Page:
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Title: The impact of transient mitigation schemes on the MAST edge plasma
Author: Thornton, Andrew
ISNI:       0000 0004 2702 9030
Awarding Body: University of York
Current Institution: University of York
Date of Award: 2011
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A disruption is the sudden and uncontrolled loss of plasma confinement in a tokamak. Disruptions on the Mega Amp Spherical Tokamak (MAST) are characterised in terms of thermal quench timescales, energy balance and pre disruption energy loss. Analysis of the energy balance during disruptions on MAST has shown that approximately 10% of the stored energy is radiated during a disruption and 80% is deposited onto the divertor. The energy loss prior to the thermal quench is found to be 50% of the maximum energy in the plasma, which is half the value assumed for the ITER design. Disruptions occur when operational boundaries, in terms of current, pressure and density, are exceeded. An analysis of the operational boundaries in MAST shows that the frequency of disruptive events increases as the density is raised to 1.5 times the Greenwald density limit and that the pressure limit is consistent with empirical scalings. The current limit on MAST is triggered before the expected value of q95 is reached. Further analysis of the disrupting discharges in MAST shows that there is substantial energy loss prior to the thermal quench of up to 50%, however, disruptions at full performance are frequent. Disruption mitigation on MAST, via massive gas injection, has been performed using 0.32 bar litres (7.7x1021 particles, 10 times the plasma inventory) of a 90% helium and 10% argon mixture. The evolution of the plasma during mitigation is followed using high speed (up to 50kHz) imaging and high temporal (0.2ms) resolution Thomson scattering. High speed imaging of the plasma shows that the neutral impurities are confined to the plasma periphery. Impurity ions penetrate to the q=2 surface and mix with the bulk plasma during the thermal quench. Thomson scattering data shows significant (double the initial core density) build of density on rational surfaces, specifically q=2, prior to the thermal quench. Analysis of the power load to the divertor during mitigated disruptions shows reductions of 60% in peak power loadings compared to unmitigated. The energy balance during mitigated disruptions shows an increase in the radiated energy to 40% of the total stored energy and a decrease in the energy to the divertor of 40%. The effect of mitigation is to increase the current quench time and decrease the magnitude of halo currents by 80%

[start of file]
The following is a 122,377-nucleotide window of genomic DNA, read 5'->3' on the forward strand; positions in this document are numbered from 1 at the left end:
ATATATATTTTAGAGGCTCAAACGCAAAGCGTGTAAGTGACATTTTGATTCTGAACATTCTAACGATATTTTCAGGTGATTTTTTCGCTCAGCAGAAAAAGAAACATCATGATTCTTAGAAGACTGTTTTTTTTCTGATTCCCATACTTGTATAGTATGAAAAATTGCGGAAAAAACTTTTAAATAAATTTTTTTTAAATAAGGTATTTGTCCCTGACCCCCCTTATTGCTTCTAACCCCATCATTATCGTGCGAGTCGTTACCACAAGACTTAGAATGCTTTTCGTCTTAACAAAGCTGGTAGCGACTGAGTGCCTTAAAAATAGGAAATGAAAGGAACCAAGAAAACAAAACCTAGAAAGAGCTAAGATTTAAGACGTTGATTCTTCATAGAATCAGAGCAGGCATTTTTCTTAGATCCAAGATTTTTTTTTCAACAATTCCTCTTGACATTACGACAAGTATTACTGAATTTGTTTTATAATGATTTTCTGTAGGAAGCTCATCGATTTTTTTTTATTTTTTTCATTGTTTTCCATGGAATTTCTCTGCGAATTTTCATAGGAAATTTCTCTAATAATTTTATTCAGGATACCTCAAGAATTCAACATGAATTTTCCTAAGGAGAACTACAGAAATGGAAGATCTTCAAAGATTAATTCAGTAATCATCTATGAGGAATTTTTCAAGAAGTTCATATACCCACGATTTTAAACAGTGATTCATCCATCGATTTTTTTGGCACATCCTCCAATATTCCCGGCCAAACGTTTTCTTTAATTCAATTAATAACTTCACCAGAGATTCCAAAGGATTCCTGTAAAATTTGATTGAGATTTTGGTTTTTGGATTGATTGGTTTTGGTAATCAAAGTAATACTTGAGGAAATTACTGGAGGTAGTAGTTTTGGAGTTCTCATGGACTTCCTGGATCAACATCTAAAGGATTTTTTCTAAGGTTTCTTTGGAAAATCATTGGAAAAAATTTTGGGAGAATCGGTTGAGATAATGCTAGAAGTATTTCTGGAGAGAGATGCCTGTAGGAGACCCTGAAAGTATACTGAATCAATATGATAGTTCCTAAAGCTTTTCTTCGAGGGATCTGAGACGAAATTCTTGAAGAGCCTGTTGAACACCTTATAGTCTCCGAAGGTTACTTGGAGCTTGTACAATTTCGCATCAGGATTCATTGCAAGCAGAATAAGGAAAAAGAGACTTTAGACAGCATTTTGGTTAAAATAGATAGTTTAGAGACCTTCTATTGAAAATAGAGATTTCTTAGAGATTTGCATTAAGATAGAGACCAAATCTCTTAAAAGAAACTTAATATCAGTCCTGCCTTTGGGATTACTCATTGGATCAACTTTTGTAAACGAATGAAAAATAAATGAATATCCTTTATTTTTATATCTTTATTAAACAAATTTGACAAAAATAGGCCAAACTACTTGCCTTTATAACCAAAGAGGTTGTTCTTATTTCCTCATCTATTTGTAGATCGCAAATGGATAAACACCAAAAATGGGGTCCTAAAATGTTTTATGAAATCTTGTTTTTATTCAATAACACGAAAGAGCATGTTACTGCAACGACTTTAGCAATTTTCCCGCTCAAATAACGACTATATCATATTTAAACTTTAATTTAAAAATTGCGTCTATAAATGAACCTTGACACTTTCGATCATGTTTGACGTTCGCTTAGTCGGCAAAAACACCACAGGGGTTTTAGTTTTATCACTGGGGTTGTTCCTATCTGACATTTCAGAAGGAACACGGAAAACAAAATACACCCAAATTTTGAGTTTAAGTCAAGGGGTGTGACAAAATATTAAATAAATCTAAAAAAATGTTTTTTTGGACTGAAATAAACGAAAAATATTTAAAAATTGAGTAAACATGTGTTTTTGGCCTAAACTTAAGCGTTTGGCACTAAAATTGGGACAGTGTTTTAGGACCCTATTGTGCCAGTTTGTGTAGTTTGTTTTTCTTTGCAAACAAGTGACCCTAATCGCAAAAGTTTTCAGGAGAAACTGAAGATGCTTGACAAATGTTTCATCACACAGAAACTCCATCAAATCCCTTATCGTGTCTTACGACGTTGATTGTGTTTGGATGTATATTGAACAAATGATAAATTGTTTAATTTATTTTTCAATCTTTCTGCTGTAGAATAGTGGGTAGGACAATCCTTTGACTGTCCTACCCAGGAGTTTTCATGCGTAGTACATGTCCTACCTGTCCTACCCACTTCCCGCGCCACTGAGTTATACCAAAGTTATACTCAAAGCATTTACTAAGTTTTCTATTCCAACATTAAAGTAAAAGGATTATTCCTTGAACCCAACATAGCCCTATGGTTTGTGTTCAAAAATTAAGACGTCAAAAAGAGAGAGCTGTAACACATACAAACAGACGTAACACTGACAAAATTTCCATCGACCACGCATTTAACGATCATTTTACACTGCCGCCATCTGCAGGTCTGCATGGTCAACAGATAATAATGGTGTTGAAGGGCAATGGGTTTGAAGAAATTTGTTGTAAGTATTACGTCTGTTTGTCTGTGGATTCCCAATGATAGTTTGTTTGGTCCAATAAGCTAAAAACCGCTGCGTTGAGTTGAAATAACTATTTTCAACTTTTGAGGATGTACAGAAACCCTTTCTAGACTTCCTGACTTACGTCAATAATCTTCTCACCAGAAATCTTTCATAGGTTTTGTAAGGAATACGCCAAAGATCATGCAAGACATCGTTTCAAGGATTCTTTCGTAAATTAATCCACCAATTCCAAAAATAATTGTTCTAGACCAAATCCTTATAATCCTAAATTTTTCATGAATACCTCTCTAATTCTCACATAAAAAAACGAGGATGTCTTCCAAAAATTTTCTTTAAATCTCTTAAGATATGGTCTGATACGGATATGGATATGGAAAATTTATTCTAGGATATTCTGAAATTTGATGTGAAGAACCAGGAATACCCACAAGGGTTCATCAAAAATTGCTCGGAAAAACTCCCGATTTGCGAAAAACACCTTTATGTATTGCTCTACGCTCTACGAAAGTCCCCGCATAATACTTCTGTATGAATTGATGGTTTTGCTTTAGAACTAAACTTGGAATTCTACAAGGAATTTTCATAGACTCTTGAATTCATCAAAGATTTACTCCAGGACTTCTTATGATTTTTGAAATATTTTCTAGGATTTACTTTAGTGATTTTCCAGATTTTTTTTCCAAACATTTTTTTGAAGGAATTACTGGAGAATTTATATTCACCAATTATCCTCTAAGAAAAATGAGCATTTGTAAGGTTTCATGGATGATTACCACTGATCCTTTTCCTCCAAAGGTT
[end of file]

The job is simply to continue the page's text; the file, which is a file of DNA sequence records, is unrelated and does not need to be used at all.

Supervisor: Gibson, Kieran Sponsor: Not available
Qualification Name: Thesis (Ph.D.) Qualification Level: Doctoral
EThOS ID:  DOI: Not available